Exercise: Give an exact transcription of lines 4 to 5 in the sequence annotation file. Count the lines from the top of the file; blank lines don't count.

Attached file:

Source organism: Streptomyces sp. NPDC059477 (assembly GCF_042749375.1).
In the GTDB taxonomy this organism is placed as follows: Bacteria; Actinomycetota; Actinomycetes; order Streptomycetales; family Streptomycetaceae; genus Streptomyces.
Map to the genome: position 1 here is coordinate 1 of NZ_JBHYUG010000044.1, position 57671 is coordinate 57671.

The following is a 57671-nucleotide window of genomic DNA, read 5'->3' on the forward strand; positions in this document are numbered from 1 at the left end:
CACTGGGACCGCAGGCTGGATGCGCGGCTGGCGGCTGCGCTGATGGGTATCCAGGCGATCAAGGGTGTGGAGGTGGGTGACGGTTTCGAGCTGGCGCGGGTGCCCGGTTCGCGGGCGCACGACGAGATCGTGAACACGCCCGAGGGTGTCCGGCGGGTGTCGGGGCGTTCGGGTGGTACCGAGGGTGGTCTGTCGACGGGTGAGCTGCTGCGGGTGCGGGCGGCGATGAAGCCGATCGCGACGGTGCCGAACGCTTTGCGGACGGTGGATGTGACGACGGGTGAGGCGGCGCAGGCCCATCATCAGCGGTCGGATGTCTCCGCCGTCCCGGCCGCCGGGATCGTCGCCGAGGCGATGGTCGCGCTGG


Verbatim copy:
The following is a 57671-nucleotide window of genomic DNA, read 5'->3' on the forward strand; positions in this document are numbered from 1 at the left end:
CACTGGGACCGCAGGCTGGATGCGCGGCTGGCGGCTGCGCTGATGGGTATCCAGGCGATCAAGGGTGTGGAGGTGGGTGACGGTTTCGAGCTGGCGCGGGTGCCCGGTTCGCGGGCGCACGACGAGATCGTGAACACGCCCGAGGGTGTCCGGCGGGTGTCGGGGCGTTCGGGTGGTACCGAGGGTGGTCTGTCGACGGGTGAGCTGCTGCGGGTGCGGGCGGCGATGAAGCCGATCGCGACGGTGCCGAACGCTTTGCGGACGGTGGATGTGACGACGGGTGAGGCGGCGCAGGCCCATCATCAGCGGTCGGATGTCTCCGCCGTCCCGGCCGCCGGGATCGTCGCCGAGGCGATGGTCGCGCTGG